July 11, 2011


US Arkansas' catfish farm output declines



Once the second largest catfish producer in the US, Arkansas' farm-raised catfish state-wide is down 35% and imported catfish is up 51%, according to the USDA.


From about a dozen listed fish farmers, only two were still struggling in the business.


Some farmers attribute it to tougher government regulations, then there's foreign competition and the high gas prices that make the cost of feed go up and so on. It all adds up to a fading Arkansas business.


For more than 20-year the Dorey's pride themselves in raising Arkansas catfish. Tudy Dorey recalls, "We were processing in the plant 45,000-60,000 pounds of catfish a day."


But in 2000 they made the difficult decision to close their plant, 140 employees were out of work. She adds, "If you add the suppliers, farmers, all the jobs that went with that, there were probably 1,000 jobs lost."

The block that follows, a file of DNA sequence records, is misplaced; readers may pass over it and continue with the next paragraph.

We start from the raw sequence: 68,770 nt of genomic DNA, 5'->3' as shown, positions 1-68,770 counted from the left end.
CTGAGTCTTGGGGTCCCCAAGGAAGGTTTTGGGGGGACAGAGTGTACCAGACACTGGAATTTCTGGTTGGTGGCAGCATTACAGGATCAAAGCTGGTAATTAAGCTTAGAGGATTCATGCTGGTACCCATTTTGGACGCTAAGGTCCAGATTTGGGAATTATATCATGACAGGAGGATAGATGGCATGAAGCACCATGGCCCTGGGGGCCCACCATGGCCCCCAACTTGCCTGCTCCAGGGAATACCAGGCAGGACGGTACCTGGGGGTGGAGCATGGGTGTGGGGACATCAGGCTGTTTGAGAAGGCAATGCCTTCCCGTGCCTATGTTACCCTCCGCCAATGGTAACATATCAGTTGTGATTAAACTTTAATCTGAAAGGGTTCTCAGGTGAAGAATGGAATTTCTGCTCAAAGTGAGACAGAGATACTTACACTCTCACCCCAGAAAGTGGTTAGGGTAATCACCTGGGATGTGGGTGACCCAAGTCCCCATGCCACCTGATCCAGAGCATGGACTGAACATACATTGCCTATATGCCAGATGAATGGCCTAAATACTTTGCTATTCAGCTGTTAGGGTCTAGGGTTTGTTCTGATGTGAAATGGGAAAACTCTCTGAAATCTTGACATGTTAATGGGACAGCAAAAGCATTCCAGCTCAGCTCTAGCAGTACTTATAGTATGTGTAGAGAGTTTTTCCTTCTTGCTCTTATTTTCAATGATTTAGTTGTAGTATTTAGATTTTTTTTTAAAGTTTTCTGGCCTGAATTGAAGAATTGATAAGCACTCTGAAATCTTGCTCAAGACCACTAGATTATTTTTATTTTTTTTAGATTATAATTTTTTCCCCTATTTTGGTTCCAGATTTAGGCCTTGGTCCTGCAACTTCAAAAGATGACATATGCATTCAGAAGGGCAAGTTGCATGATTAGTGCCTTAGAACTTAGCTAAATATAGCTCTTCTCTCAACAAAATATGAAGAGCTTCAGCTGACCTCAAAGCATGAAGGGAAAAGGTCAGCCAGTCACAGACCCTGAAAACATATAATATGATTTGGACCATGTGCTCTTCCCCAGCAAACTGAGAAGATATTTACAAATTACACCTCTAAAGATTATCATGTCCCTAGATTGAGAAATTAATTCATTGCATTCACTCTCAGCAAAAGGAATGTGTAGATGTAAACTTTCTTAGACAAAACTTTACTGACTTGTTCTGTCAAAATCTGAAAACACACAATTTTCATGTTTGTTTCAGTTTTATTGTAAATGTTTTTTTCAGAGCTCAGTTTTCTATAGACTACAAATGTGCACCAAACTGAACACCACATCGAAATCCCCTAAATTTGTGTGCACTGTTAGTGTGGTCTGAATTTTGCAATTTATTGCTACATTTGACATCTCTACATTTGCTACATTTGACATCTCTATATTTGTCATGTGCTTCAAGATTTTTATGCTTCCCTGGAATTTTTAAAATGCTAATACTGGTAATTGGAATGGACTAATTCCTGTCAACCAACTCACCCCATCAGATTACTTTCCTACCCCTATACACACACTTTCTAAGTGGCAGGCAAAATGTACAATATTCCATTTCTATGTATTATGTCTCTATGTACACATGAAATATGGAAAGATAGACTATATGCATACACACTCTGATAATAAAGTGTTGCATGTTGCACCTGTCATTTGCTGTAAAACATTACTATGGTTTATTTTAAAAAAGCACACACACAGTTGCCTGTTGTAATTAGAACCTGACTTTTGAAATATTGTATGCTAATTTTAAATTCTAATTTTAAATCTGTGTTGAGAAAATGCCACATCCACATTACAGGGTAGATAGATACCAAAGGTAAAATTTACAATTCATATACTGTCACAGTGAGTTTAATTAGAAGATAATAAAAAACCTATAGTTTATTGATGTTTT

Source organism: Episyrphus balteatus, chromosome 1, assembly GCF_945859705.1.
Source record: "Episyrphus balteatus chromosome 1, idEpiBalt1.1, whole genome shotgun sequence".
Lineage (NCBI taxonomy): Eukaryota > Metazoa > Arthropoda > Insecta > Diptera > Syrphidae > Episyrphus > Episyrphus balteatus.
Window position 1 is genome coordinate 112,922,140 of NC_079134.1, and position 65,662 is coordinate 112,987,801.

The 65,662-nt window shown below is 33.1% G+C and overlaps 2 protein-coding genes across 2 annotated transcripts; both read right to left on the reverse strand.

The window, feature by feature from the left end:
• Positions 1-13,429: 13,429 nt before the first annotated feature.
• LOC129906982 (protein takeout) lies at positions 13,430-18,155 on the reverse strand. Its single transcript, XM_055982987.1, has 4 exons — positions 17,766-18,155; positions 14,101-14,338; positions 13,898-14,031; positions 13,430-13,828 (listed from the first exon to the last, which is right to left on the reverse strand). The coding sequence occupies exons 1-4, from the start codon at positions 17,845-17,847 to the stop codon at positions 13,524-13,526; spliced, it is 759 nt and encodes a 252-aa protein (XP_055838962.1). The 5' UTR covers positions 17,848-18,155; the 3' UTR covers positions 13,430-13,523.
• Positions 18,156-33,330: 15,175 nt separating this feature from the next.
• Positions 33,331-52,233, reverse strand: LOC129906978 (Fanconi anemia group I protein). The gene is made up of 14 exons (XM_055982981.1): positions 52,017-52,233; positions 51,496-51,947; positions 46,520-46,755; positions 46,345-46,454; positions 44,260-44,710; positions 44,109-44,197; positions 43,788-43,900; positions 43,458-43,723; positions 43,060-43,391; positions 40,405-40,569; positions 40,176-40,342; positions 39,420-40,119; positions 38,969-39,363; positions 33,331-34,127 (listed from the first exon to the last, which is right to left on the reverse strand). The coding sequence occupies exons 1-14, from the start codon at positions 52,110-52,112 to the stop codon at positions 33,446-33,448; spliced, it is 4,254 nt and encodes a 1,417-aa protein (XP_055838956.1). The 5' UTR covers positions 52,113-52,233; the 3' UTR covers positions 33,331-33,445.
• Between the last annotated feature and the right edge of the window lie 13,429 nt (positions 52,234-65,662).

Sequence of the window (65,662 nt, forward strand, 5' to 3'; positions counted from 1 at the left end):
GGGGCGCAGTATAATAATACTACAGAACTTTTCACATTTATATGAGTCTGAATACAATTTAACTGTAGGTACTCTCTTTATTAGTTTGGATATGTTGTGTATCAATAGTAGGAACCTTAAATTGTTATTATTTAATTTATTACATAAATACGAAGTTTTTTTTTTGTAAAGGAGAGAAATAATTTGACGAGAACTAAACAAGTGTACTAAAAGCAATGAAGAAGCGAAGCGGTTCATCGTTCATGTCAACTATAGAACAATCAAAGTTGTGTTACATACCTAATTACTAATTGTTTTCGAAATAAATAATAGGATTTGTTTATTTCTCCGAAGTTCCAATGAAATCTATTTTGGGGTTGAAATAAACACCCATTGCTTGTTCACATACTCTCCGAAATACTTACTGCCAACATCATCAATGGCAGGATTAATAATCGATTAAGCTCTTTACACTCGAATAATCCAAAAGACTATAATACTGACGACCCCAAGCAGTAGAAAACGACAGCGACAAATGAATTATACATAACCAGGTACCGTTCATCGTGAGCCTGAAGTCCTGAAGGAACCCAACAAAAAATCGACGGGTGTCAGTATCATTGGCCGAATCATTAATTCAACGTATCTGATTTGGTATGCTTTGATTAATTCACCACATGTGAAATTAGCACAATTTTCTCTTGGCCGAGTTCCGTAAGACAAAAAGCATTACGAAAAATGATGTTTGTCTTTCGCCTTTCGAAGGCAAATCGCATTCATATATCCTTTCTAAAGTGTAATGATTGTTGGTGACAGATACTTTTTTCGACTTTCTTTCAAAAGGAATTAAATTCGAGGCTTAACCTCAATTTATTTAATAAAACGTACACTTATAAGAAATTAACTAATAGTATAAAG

So they turned the small plant into Dorey's Catfish Buffet; they still raise catfish but not commercially.


Still, it doesn't help the fact that US catfish is in short supply and the Dorey's refuse to buy foreign-raised or pass the cost on to the customer.


In May the average price to producers was a US$1.17, that's up US$0.028 from June and US$0.373 from last year, a sign of the times that continuous to put farmers out of business.


"We don't have enough farmers producing now so that's why so many people are having to go to the foreign fish." Dorey continues, "We still have the same quality of fish that we started out with and we will continue to do that, we only serve US farm raised catfish."


So you have an idea of one reason the local catfish farming business is struggling, last year nearly 17-million pounds of catfish was imported, up about 44% from the year before.

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